5. Sugary Drinks

Most drinks have sugar in them. Regular and ‘diet’ soft drinks, energy drinks, sports drinks, fruit juices and cordials all have high levels of sugar[2] and acid in them.

Remember, it’s acid that causes tooth erosion. Tooth erosion will cause sensitivity, discolouration and increased wear by removing the hard enamel shell.

Even so-called ‘healthy drinks,’ such as flavoured waters, herbal teas, fruit smoothies and sports and energy drinks, can contain high levels of sugar and/or tooth-destroying acid.

Tooth erosion = tooth cavities = tooth pain = trip to the dentist

Every time you take a sip of a sugary drink, the acid kicks in and attacks. Every time. It’s a good idea to either use a straw or swish it down with a glass of water after.

Wait about an hour after drinking a sugary drink before you clean your teeth. The acid will have softened the enamel so waiting let’s your saliva harden the enamel again before you brush.

Water is still the best drink. And it’s free.

6. Dried fruits

Sadly, dried fruit isn’t the hero we would like to think it is. Of course, it’s more nutritious than lollies but dried fruit is full of sugar and generally quite sticky. It gets stuck on and in-between your teeth providing the sugar with the perfect opportunity to wreak havoc in your mouth.

If you love dried fruit, don’t stop enjoying it, just rinse your mouth with water after eating it. Then brush and floss your teeth as soon as you can. T

here’s no beating fresh fruit as an alternative.

7. Bread and biscuits

White bread is a no-no. In fact, the real culprit here are those foods loaded with starch, including hot chips, biscuits and crisps. They can taste so yummy but when you eat them, your saliva breaks the starch down into sugar. The chewed-up particles are more likely to stick to the crevices between your teeth which then hang around to destroy your teeth some more.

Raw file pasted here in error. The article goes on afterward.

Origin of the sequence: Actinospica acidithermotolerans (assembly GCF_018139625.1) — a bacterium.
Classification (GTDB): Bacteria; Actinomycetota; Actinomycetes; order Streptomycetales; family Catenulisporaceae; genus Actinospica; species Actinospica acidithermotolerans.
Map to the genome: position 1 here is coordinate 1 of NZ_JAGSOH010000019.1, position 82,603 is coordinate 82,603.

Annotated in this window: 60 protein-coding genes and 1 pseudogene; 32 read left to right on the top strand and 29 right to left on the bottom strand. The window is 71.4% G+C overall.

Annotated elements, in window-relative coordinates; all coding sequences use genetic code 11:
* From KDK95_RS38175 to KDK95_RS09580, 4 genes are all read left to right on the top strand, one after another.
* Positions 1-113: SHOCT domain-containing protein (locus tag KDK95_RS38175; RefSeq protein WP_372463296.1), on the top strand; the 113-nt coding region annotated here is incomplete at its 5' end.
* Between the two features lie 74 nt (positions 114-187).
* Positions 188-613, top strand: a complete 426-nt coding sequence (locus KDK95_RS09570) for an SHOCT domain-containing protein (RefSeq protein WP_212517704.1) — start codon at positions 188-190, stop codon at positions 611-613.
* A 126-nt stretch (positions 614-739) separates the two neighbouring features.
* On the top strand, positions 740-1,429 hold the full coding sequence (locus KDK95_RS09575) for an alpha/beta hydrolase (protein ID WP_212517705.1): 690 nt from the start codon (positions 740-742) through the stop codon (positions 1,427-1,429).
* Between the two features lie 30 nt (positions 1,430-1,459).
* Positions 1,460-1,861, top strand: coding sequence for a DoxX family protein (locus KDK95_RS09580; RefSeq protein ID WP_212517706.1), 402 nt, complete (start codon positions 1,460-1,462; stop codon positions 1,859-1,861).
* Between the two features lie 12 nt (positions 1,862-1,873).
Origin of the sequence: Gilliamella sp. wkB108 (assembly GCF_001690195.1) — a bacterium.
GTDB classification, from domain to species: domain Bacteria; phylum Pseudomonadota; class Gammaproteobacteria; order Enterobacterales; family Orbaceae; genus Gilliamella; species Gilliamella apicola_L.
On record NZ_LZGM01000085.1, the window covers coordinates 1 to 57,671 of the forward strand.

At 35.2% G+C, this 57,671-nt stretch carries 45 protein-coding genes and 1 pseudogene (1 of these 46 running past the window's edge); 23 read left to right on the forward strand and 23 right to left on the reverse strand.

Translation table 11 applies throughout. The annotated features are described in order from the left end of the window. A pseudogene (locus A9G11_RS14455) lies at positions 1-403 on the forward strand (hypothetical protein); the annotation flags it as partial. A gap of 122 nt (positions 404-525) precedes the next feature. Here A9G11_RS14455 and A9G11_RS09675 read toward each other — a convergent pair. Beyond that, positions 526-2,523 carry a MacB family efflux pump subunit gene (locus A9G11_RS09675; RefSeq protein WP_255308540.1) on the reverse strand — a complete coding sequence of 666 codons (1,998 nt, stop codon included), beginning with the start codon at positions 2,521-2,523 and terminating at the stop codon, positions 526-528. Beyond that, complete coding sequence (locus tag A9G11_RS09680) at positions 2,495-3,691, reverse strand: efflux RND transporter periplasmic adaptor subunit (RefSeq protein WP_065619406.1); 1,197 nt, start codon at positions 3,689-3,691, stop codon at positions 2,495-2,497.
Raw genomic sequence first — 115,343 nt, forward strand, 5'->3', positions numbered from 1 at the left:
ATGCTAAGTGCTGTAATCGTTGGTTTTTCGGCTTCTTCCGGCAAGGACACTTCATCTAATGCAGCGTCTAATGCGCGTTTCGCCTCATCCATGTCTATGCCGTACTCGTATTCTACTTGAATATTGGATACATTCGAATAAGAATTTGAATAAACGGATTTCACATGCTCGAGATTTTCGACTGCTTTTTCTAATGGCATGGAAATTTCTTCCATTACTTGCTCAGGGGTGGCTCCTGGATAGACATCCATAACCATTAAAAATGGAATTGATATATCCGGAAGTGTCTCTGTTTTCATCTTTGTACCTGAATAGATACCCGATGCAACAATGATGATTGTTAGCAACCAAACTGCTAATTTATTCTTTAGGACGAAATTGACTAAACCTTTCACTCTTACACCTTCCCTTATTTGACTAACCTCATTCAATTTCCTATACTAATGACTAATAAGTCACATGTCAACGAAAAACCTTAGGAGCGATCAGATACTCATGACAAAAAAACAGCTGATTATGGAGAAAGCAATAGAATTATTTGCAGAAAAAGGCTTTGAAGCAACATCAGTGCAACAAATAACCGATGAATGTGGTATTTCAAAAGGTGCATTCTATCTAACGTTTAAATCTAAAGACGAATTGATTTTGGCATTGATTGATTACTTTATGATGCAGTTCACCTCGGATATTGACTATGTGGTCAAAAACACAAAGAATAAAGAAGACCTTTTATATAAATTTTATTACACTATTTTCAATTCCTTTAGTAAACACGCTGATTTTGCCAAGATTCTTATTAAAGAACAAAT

The good news is that whole wheat bread, (pasta and rice) are healthier, and they have more nutrients and contain less sugar. Go ahead and buy that delicious wholemeal sandwich for lunch! And if you’re tempted to gorge a bag of chips with it, make sure you floss after to remove the trapped bits.

8. Alcohol

The biggest issue with alcohol is becoming dehydrated and having a dry mouth. This is a danger alert for teeth and gums.

You probably know that the morning after a few drinks, you’ve got a dry mouth and usually bad breath with it. But what you may not realise is that having a dry mouth increases your chances of tooth cavities.

Saliva keeps your mouth moist which helps to remove the nasties in your mouth.

There’s the acid in alcohol and mixers. If you like to sip wine, you’re prolonging the exposure of your teeth to acid attack. Make sure you drink lots of water and wait an hour before brushing your teeth.

Wine is the same as water with sliced lemons in it for flavour – it becomes a highly acidic drink which can cause enamel erosion.

While we’re talking about enjoying a glass of your favourite tipple, it’s worth noting that, no matter how hard you think your teeth are, they are not indestructible. If you have a habit of crunching on ice, remember how tough ice is. It could cause tiny cracks or even a major chip at some point.

9. Sugar-free gum

Did you know that saliva has a protective effect in your mouth to repair the damage that acids can cause?

Chewing sugar-free gum after a meal promotes saliva production and speeds up the repair of your teeth. It’ll also freshen your breath.  It’s been shown that the full benefit comes after 20 minutes of chewing, so don’t stop before then!

Now you know…

You can continue to enjoy your favourite food or drink – just remember that it probably contains sugar. And, sugar is the number one enemy for your teeth.

The bacteria in your mouth converts the sugar to acid. The acid eats your tooth enamel which causes tooth decay. Ouch!

As there’s sugar in many foods and drinks these days it’s impossible to avoid it.

But, you can reduce how much you have of the worst foods.

And, you can brush, floss and rinse with mouthwash after eating them. Don’t forget to wait at least half an hour to an hour before brushing if you’ve eaten or drunk an acidic food or beverage.